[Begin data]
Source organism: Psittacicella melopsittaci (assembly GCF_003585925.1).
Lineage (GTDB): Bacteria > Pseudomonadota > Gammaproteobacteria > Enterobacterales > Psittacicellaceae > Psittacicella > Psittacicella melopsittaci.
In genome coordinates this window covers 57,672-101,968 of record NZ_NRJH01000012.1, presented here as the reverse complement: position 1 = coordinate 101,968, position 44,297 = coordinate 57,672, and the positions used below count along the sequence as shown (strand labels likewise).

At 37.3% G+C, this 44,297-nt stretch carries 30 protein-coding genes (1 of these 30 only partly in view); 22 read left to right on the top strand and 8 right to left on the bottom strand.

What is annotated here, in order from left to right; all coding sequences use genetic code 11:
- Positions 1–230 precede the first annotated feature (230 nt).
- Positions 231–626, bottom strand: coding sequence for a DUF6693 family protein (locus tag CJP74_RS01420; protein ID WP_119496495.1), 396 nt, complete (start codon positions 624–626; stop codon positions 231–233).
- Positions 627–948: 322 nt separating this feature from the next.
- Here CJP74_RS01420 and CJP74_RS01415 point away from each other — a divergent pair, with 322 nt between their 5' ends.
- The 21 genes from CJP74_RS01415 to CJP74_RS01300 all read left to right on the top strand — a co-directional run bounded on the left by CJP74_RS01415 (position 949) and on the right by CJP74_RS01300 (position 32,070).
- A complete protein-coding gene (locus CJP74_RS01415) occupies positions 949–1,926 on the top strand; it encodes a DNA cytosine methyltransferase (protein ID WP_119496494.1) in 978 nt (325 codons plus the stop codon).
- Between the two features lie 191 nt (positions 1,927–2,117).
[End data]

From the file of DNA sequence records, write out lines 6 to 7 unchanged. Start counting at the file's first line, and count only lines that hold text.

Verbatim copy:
- Positions 1–230 precede the first annotated feature (230 nt).
- Positions 231–626, bottom strand: coding sequence for a DUF6693 family protein (locus tag CJP74_RS01420; protein ID WP_119496495.1), 396 nt, complete (start codon positions 624–626; stop codon positions 231–233).